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Old 28 March 2006, 10:49   #17
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Originally Posted by Andy Moore
Would this include, say, a BBC1 programme broadcast via Sky?
At the moment BBC channels broadcast are standard definition and are of average quality, some programmes being better quality than others, for example, some nature programmes. Surprisingly, Channel 5 is consistently of good quality. I think to get a decent quality picture the programme you are watching has to be of decent quality, as does the bitrate, reception and finally the screen and if any one of those is missing you lose out. You can watch 2 footie matches on Sky on the same channel and one can be a lot better quality than t'other.

HDTV transmissions will be shot in HD in the first place (the BBC and Sky have invested in new kit - cameras etc to do this) and a new Sky HD box will be necessary to receive them on dedicated HD channels along with a subscription. I believe the BBC plan to broadcast the World Cup in HD but only through Sky and perhaps some cable operators - so even though the BBC's transmissions are free, only Sky subscribers will have the kit. Trials are going on with Freeview but only on a limited basis in some areas. More and more programmes will be HD, but it will take time.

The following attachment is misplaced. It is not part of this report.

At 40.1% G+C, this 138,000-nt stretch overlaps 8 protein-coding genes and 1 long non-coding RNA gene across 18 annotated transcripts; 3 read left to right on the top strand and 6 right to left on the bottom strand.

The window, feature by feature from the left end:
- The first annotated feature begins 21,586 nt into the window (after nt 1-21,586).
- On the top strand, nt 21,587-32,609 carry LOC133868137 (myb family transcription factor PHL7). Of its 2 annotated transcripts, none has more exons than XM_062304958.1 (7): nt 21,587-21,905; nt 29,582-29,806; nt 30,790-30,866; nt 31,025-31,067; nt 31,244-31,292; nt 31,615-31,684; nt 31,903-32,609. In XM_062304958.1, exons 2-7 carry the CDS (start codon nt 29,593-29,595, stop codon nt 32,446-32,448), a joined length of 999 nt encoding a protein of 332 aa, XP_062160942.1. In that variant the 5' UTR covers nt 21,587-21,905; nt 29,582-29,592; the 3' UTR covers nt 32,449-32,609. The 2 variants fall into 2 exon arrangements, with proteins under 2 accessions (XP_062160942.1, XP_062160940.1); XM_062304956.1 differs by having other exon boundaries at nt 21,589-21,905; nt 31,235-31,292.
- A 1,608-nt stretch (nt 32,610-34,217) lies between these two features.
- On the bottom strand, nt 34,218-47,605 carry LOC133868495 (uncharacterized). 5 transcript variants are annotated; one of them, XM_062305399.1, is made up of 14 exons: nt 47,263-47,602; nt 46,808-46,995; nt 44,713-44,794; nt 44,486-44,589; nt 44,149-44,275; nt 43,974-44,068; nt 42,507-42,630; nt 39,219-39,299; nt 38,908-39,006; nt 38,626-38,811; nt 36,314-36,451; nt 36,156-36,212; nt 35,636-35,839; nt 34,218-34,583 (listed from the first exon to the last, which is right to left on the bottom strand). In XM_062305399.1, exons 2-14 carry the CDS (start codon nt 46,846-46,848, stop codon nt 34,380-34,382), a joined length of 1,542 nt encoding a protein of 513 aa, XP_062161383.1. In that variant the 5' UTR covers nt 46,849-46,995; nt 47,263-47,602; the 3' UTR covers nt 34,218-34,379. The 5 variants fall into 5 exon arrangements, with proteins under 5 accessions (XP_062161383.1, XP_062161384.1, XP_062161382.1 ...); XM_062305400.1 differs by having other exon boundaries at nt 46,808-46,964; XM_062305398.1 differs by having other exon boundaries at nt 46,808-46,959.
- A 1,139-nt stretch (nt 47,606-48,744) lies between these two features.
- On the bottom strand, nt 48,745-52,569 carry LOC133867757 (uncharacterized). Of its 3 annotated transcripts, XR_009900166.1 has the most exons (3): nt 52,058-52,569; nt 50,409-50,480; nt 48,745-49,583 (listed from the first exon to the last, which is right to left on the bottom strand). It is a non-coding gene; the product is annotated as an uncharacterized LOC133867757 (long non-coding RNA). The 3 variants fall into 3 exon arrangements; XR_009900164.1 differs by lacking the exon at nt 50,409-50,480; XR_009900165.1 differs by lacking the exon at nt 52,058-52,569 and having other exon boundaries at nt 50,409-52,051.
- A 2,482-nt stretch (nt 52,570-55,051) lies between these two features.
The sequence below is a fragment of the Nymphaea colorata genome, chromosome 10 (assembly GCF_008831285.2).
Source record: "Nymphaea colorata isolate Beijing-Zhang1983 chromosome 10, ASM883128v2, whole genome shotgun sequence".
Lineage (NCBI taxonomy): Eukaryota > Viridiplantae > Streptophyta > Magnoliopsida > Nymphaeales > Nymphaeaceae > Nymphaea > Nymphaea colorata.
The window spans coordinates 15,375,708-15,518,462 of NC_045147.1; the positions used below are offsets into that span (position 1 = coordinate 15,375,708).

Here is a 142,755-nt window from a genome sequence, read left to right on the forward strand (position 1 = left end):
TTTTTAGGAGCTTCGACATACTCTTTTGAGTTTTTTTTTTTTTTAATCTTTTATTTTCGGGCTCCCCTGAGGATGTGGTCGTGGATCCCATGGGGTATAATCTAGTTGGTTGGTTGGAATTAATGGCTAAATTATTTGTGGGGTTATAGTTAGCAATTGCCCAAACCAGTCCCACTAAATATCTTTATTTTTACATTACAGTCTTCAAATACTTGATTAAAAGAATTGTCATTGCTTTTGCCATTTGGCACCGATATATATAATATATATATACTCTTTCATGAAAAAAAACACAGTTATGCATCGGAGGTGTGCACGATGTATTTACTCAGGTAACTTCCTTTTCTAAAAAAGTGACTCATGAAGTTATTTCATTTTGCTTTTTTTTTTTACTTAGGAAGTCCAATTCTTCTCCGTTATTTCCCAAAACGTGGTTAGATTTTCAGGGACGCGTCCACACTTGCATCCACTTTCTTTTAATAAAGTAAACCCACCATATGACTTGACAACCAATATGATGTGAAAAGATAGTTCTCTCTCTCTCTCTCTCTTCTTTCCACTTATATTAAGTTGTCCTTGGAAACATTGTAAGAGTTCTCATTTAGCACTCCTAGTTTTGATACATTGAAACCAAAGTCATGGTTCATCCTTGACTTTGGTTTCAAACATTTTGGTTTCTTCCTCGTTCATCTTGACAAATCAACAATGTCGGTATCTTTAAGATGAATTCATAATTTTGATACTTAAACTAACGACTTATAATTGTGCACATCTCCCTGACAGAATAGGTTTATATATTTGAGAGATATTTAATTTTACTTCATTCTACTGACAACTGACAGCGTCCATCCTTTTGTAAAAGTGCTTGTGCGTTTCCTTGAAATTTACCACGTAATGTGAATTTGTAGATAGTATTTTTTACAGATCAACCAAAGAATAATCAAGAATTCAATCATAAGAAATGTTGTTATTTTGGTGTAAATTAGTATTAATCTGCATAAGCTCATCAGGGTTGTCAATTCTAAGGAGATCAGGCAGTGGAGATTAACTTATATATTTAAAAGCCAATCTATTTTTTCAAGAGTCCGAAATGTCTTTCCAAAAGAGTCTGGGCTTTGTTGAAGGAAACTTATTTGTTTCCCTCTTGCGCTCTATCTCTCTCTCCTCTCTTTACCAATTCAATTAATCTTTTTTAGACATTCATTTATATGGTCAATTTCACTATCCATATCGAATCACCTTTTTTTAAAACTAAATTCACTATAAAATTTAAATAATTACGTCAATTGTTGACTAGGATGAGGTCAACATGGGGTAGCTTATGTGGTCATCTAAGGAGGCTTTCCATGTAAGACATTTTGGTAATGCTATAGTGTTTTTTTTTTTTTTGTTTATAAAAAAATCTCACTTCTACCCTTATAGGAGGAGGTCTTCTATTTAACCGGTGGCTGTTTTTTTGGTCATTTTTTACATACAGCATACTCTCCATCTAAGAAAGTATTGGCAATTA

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Old 28 March 2006, 13:24   #18
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Back on Topic

Phoned Sky today and they're sending out an engineer next Tuesday FOC, hopefully he'll have a new box in the back of his van.
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Old 28 March 2006, 13:57   #19
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he will definitely have new boxes in the van. they always carry them.

when he arives he will fill out the details of the job he does on an o2 xda pocket pc - then you will be asked to sign on the screen.

I wrote most of the application he is using
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Old 28 March 2006, 16:29   #20
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Originally Posted by roycruse
he will definitely have new boxes in the van. they always carry them.

when he arives he will fill out the details of the job he does on an o2 xda pocket pc - then you will be asked to sign on the screen.

I wrote most of the application he is using
Have you a back door installed so that after he gets me to sign, all Sky profits go into my bank account.